Production Company: RKO Radio
Top Billed Actors: Richard Dix, Irene Dunne, Estelle Taylor
IMDb Rating: 6.1
*Best Picture Nominee*
Won 3 Oscars:
Best Writing (Adapted) - Howard Estabrook
Best Art Direction - Max Rée
Nominated for 4 more:
Best Director - Wesley Ruggles
Best Actor - Richard Dix
Best Actress - Irene Dunne
Best Cinematography - Edward Cronjager
Plot: The viewer checks up on the progress of a Frontier town in Oklahoma every now and then.
Although Cimarron is the lowest rated Best Picture winner on IMDb, there is still a lot of great developments in the film. The opening land rush scene is very elaborate and very impressive. The sheer amount of extras and planning involved looks colossal. The structure of the story grips the attention of the viewer quite easily. The story takes the liberty of jumping ahead years at a time to check in with the family of Richard Dix's character. While it does this, we see the town of Osage in Oklahoma grow from a start-up frontier town in the 1880s to a full blown city in the 1920s. We see the children grow up, the styles of clothing change, the buildings evolve, and the characters' viewpoints and tendencies adapt. Interestingly, the creation of this Frontier town became the basis for RKO Radio's famous movie ranch in Encino, California.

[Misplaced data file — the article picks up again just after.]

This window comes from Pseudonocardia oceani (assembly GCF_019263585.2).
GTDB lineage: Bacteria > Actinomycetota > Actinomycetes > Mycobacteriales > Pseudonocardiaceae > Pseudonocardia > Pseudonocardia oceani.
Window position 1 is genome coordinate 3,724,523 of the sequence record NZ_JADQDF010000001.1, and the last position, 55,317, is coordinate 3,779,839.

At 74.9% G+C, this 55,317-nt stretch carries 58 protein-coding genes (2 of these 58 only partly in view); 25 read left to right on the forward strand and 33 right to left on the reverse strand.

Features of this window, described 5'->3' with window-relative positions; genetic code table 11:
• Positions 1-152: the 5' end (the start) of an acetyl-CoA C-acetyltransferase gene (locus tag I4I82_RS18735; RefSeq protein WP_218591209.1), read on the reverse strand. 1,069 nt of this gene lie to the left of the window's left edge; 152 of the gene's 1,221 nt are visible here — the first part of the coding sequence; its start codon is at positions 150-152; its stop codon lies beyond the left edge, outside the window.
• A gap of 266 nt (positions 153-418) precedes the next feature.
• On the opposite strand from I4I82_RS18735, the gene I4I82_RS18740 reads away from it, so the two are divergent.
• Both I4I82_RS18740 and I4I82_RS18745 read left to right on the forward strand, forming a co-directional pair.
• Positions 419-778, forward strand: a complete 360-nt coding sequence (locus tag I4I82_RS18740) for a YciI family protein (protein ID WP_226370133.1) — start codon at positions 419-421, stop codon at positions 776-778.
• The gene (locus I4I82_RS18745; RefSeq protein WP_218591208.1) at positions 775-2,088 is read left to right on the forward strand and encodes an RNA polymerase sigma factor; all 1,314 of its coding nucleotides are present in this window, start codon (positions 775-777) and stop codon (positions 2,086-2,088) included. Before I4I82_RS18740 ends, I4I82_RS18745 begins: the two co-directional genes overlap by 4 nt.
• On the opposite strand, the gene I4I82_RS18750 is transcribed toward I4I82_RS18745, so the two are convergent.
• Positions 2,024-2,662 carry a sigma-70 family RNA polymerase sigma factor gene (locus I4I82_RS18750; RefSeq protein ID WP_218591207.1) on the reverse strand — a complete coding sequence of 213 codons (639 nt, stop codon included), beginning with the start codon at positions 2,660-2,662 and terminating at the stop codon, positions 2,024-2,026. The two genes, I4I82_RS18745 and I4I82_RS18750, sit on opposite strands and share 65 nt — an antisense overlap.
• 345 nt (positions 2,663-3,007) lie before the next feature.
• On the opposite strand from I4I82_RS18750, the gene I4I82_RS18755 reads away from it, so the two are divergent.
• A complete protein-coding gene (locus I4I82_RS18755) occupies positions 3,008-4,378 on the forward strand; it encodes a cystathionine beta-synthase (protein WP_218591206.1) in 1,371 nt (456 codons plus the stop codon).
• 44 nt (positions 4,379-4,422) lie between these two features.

Although the way the story is told and the plot moves along at a nice pace, the acting in this movie is abysmal at times. Richard Dix's character is very likeable as he tries to mop up the town of its crime while still being able to wield a gun and go out on adventures. However, Dix himself has a very outdated style of speech. He is very large with his gestures and his talking sequences seem unnatural. The editing is shoddy throughout the film as well. In between shots within a given scene, there is often a large pause, at the end of one shot and the beginning of the next. When this and the poor acting is coupled, a lot of cringe moments occur.
Overall, if you can get past the shortcomings of the ensemble and the second-rate editing, the story itself is worth a watch. Seeing a town and its inhabitants grow up in the span of two hours is truly a remarkable spectacle.
My Score: 6/10